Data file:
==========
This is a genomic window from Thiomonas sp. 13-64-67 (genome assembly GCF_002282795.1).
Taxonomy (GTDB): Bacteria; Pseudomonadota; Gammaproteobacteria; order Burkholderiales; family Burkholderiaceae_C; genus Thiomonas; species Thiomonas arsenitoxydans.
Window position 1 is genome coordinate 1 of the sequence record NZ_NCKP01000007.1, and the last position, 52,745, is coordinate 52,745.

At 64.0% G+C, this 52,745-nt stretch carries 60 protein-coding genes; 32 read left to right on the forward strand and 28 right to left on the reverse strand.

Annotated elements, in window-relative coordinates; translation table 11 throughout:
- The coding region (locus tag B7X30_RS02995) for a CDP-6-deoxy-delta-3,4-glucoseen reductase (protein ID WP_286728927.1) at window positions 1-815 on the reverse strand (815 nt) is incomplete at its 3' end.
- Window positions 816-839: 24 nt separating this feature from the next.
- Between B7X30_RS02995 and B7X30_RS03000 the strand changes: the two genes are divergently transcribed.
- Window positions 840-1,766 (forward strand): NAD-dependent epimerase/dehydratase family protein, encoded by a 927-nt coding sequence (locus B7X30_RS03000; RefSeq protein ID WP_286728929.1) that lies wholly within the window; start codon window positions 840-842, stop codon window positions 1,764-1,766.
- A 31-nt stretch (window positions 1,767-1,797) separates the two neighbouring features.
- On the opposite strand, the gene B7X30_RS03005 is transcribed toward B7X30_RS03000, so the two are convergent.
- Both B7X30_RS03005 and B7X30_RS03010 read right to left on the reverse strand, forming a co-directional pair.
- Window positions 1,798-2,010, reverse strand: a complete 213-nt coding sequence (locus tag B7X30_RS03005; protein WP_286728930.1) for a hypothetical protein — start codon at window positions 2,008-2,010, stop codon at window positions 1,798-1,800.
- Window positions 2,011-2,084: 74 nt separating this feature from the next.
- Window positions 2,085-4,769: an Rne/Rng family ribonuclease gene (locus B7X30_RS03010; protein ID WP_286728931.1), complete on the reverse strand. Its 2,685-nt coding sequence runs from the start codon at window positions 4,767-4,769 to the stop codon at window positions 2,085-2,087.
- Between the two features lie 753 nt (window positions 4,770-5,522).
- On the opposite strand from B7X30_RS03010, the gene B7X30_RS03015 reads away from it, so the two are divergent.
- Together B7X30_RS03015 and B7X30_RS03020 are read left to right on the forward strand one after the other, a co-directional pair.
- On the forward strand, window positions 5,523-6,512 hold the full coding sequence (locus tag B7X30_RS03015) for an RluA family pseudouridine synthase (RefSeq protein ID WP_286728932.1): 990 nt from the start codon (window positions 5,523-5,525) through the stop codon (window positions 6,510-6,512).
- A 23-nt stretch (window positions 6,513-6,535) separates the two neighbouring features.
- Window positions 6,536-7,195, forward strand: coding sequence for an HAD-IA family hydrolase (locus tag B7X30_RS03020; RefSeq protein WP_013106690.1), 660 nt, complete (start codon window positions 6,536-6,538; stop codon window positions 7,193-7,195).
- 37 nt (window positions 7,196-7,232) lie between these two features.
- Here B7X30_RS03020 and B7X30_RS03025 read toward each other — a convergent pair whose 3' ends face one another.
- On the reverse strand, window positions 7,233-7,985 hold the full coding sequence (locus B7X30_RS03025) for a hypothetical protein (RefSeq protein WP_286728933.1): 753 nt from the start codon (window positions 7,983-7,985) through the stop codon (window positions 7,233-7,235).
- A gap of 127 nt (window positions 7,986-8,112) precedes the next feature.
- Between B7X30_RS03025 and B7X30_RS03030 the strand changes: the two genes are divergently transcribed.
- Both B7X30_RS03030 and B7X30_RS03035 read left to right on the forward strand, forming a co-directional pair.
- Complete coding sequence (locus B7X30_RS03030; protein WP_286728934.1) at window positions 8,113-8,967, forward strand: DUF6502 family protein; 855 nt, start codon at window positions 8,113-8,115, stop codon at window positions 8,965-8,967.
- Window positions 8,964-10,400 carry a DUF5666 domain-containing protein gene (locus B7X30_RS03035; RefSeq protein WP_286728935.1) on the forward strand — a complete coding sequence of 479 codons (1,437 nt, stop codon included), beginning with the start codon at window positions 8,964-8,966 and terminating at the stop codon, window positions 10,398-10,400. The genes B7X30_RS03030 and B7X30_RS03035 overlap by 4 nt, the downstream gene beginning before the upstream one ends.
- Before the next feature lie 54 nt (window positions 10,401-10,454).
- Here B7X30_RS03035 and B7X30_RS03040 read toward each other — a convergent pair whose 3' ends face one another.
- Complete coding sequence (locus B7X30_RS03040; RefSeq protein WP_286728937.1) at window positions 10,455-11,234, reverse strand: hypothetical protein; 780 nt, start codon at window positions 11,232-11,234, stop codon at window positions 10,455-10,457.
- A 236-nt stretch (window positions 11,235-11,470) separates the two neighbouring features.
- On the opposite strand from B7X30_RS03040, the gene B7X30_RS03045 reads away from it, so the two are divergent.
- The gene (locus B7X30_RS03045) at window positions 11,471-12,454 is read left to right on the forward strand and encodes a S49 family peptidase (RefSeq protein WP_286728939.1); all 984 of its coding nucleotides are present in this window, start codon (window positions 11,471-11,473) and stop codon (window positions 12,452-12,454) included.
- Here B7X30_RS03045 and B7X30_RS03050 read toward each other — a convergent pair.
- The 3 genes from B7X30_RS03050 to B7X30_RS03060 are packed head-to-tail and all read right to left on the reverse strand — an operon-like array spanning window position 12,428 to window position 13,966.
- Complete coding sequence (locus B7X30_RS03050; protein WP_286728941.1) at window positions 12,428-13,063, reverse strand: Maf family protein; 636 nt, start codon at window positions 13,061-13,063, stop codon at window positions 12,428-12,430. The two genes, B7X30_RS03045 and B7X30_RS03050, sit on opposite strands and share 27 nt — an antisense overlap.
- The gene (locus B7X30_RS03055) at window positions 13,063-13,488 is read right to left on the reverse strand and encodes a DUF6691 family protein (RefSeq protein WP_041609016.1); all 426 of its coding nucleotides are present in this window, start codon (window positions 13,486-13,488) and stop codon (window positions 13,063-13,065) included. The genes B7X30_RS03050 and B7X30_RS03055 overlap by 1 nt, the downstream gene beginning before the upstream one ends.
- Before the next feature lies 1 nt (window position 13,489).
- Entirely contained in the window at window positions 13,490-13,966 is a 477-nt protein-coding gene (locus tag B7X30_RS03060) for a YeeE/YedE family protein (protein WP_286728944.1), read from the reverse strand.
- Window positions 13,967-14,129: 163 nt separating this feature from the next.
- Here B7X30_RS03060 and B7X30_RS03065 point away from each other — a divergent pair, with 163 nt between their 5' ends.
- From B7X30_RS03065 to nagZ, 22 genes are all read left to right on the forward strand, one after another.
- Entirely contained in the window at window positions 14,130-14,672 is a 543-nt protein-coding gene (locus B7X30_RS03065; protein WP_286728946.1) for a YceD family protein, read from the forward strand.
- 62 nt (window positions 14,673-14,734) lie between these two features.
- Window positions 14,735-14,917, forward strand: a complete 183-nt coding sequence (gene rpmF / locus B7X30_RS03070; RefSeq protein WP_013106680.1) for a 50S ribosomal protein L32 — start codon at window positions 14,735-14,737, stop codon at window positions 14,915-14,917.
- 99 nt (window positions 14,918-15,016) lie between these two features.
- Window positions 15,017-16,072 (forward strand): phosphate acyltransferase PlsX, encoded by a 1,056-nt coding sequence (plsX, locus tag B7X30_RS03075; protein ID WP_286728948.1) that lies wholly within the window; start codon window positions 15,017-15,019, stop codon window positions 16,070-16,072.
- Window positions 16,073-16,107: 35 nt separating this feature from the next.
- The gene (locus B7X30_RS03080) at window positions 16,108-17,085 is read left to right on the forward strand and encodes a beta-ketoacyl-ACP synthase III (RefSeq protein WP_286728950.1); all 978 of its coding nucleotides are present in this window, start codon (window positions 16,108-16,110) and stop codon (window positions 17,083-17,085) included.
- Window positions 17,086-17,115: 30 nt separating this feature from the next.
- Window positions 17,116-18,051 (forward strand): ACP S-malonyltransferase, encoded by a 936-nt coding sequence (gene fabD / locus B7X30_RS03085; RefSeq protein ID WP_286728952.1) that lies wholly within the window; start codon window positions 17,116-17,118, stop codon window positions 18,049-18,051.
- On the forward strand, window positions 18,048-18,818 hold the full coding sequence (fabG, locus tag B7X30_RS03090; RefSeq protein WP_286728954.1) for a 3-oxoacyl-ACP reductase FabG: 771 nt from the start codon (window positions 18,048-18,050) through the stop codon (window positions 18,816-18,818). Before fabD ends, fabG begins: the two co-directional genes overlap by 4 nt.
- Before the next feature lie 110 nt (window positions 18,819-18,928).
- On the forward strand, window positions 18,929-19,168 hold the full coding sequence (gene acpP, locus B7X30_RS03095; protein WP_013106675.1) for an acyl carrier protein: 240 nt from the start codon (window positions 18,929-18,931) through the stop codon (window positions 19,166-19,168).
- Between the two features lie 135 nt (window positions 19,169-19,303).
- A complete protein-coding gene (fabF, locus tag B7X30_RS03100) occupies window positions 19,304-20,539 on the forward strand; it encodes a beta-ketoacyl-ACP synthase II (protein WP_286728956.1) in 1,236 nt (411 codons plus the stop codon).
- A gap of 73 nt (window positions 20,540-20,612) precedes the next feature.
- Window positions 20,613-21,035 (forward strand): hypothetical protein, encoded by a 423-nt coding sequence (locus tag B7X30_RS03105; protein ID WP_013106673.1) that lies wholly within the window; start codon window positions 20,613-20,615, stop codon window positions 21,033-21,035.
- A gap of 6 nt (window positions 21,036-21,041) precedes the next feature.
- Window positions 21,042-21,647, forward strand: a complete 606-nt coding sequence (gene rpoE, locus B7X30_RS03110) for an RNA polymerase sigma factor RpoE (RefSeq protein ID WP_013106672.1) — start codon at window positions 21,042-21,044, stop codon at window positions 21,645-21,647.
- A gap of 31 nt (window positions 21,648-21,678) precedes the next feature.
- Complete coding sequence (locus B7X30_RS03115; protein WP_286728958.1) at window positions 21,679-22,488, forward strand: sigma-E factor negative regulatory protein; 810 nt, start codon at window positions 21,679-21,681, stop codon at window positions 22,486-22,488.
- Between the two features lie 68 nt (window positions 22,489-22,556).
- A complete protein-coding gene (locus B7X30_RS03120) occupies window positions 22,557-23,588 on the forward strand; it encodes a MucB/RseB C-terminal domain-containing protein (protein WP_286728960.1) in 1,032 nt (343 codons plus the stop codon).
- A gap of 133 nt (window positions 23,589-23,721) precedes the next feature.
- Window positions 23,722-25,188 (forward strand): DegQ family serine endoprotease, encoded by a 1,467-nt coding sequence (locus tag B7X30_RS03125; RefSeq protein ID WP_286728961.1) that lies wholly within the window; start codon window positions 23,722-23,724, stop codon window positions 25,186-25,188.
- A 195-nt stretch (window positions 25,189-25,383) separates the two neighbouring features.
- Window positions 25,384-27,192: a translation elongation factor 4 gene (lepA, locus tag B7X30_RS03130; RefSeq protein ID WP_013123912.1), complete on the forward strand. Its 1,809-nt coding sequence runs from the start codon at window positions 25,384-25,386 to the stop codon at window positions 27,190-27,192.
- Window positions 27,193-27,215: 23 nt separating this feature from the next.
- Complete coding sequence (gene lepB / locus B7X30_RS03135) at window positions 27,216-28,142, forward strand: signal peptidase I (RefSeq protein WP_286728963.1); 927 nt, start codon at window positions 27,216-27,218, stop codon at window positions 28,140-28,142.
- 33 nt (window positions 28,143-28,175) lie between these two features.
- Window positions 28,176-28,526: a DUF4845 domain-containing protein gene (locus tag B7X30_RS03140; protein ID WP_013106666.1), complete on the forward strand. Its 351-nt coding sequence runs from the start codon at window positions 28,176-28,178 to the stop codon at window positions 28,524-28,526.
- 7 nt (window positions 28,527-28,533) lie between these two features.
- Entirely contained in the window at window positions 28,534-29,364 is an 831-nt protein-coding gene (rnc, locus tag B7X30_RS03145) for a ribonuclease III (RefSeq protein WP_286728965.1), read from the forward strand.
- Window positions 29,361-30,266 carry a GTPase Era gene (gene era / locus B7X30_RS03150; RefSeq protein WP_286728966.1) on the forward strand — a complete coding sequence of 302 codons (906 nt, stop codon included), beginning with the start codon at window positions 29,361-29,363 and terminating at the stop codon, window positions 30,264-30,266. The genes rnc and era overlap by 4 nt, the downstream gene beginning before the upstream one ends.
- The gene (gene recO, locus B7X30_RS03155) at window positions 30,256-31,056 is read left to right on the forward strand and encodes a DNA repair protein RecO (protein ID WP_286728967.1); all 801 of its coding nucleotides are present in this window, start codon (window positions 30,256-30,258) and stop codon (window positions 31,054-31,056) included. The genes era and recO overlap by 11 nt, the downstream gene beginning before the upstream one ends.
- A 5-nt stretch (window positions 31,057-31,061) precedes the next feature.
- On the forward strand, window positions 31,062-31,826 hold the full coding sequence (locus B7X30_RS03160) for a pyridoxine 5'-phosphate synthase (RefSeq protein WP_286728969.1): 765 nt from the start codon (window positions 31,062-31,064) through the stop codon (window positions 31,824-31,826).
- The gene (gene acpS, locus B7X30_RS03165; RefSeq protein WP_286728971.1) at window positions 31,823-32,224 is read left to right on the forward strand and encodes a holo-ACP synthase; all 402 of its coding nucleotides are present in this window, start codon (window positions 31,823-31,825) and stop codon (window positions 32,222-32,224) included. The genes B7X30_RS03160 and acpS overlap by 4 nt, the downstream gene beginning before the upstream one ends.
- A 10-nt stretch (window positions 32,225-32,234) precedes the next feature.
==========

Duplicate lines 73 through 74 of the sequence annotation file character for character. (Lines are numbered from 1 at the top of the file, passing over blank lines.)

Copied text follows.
- 33 nt (window positions 28,143-28,175) lie between these two features.
- Window positions 28,176-28,526: a DUF4845 domain-containing protein gene (locus tag B7X30_RS03140; protein ID WP_013106666.1), complete on the forward strand. Its 351-nt coding sequence runs from the start codon at window positions 28,176-28,178 to the stop codon at window positions 28,524-28,526.